Skip to main content

A New Twist on Displaying Paper Icons

Paper icons can be a license to print money if all the elements come together right. But there’s always been the challenge of how to display them.

Paper icons, others call them ‘pinups,’ are small pieces of printed paper, oftentimes displaying the charity’s logo, sold for $1 or more, and benefiting a cause. Usually they’re displayed in-store, perhaps hung from fishing line, or taped to the store’s windows.

Twenty CiCi’s Pizza Buffet locations in Georgia have come up with a fun idea of how to display the paper icons for their charity of choice, Special Olympics Georgia.

Those Georgia CiCi’s locations began selling Special Olympics paper icons for $1 starting on July 16. On Monday, August 13, 2012 they had a kind of inflection point whereby they challenged their customers to buy enough paper icons on that day to cover a law enforcement vehicle.

Fun idea!

In addition, on Monday, August 13, CiCi’s donated 10 percent of sales to Special Olympics Georgia.

"At CiCi's we care about our communities and all the families that make them great," said Lauren Albright, CiCi's field marketing manager in a press release. "Special Olympics Georgia does so much for our neighbors and we're honored to engage our restaurant teams and guests to give back to such a worthy cause."

I like this approach on a lot of levels.

Month-long paper icon efforts tend to drag on near the end. A pizza joint probably doesn’t get that many repeat customers in a 30-day period. But the store staff sees it every day and they can certainly tire of it. This helps breathe renewed life to the campaign.

I assume that the local constabulary are supportive of Special Olympics Georgia, hence the goal of covering a police car with paper icons. But in that same vein you could do it with CiCi’s delivery vehicles (if any), a NASCAR race car, even a fire engine.

A paper icon-festooned police car is custom-made photo opp for both the regular media and the social media in ways that taping them on the window isn’t . For instance, CiCi’s could take pictures of the progress towards the goal throughout the day and post it on Pinster, Instagram, Twitter, and Facebook.

Setting a one-day goal like covering a police car is also smart because it’s so tangible. Everyone will understand it, especially if the car is parked on the premises.

Kudos to CiCi’s on this smart approach to cause marketing and paper icons.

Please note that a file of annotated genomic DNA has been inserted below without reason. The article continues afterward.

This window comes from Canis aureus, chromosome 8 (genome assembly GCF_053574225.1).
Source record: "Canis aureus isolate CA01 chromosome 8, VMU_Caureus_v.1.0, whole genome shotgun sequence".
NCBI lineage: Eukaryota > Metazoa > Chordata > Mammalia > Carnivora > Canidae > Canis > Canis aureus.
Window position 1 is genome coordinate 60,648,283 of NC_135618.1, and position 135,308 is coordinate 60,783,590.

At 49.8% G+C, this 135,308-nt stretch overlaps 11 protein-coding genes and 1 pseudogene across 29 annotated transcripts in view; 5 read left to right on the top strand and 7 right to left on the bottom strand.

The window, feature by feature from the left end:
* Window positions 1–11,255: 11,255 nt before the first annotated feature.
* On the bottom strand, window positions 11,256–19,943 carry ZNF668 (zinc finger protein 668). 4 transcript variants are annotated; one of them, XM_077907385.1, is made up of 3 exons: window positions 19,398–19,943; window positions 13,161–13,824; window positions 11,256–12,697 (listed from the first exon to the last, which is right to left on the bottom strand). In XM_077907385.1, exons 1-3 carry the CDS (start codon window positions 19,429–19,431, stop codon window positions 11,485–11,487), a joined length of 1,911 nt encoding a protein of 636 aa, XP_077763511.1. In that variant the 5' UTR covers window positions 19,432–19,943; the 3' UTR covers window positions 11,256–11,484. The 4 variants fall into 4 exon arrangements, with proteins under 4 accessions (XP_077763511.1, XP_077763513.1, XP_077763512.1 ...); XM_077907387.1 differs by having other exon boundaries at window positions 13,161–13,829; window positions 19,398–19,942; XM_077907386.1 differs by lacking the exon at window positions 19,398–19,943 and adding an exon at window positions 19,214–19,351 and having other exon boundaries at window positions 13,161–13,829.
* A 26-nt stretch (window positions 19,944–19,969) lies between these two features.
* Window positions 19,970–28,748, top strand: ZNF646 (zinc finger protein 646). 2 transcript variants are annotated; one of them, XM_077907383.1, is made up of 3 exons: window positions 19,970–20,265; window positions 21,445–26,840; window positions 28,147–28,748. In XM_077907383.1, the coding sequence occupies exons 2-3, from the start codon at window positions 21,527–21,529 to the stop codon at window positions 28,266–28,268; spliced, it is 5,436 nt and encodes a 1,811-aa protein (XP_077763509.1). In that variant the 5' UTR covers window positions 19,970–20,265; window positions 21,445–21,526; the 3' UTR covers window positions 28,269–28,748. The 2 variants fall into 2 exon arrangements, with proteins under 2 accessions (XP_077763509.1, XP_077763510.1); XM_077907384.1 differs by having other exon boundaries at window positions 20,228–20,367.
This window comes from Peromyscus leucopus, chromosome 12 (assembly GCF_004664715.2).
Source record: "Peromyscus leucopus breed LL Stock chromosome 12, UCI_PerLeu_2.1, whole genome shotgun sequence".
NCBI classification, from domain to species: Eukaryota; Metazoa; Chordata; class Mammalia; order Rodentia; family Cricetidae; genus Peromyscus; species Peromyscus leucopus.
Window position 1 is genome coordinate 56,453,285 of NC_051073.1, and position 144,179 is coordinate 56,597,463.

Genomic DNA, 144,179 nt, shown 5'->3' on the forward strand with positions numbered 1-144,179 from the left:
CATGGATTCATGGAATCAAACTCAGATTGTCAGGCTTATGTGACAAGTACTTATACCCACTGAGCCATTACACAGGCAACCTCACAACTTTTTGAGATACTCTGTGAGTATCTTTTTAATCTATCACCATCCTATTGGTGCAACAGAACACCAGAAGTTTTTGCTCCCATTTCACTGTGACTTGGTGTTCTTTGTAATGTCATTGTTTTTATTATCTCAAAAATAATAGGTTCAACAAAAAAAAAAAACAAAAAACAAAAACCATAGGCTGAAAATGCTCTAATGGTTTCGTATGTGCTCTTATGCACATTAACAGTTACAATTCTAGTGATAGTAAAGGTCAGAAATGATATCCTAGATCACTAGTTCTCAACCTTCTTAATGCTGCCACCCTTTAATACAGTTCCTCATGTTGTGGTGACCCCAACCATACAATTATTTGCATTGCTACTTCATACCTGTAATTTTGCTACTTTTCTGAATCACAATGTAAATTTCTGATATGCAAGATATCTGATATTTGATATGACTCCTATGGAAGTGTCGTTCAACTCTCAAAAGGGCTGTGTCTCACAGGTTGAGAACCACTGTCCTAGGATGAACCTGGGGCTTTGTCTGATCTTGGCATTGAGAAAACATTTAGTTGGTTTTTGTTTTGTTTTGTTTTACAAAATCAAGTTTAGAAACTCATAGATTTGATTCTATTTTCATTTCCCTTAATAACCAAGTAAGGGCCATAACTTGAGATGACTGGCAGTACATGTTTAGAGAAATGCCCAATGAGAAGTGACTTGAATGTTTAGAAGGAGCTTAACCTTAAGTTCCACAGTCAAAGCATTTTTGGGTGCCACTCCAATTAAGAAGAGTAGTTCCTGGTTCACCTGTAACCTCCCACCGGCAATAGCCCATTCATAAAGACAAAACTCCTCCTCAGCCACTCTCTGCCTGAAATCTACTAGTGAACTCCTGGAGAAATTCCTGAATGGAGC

Popular posts from this blog

Three Ways to Be Charitable

I’ve spent a big chunk of my career working with or for charities. Many of my dearest and ablest friends are in the charity ‘space.’ And the creativity and problem-solving coming out of the nonprofit sector has never been greater.  Although I’ve had numerous nonprofit clients over the last decade or so, I haven’t worked in a charity for about 12 years now, which gives me a certain distance. Distance lends perspective and consequently, I get a lot of people asking me which charities I recommend for donations of money or time. My usual answer is, “it depends.” “On what?” they respond. “On what you want from your charitable activities,” I reply. It sounds like a weaselly consultant kind of an answer, but bear with me for a moment. The English word charity comes from the Latin word caritas and means “from the heart,” implying a voluntary act. Caritas is the same root word for cherish. The Jews come at charity from a different direction. The Hebrew word that is usually rendered as charity is t…

Top Eight Cause-Related Marketing Campaigns of 2007

Yeah, You Read it Right. It's a Top 8 List.

More cause-related marketing campaigns are unveiled every day across the world than I review in a year at the cause-related marketing blog. And, frankly, I don’t see very many campaigns from outside North America. So I won’t pretend that my annual list of the top cause-related marketing campaigns is exhaustive.

But, like any other self-respecting blogger, I won’t let my superficial purview stop me from drawing my own tortured conclusions!

So… cue the drumroll (and the dismissive snickers)… without further ado, here is my list of the eight best cause-related marketing campaigns of 2007.

My list of the worst cause-related marketing campaigns of 2007 follows on Thursday.

Chilis and St. Jude Children’s Research Hospital
I was delighted by the scope of Chilis’ campaign for St. Jude Children’s Research Hospital. As you walked in you saw the servers adorned in black co-branded shirts. Other elements included message points on the Chilis beverage coas…

Five Steps To Nurture a 30-Year Cause Marketing Relationship

Last Monday, July 22, 2013, March of Dimes released the annual results of its campaign with Kmart... now in its thirtieth year... and thereby begged the question, what does it takes to have a multi-decade cause marketing relationship between a cause and a sponsor?

In the most recent year, Kmart,the discount retailer, donated $7.4 million to the March of Dimes, bringing the 30-year total to nearly $114 million. March of Dimes works to improve the health of mothers and babies.

Too many cause marketing relationships, in my estimation, resemble speed-dating more than long-term marriage. There can be good reasons for short-term cause marketing relationships. But most causes and sponsors benefit more from long-term marriages than short-term hookups, the main benefit being continuity. Cause marketing trades on the trust that people, usually consumers, put in the cause and the sponsor. The longer the relationship lasts the more trust is evidenced.

There's also a sponsor finding cost that…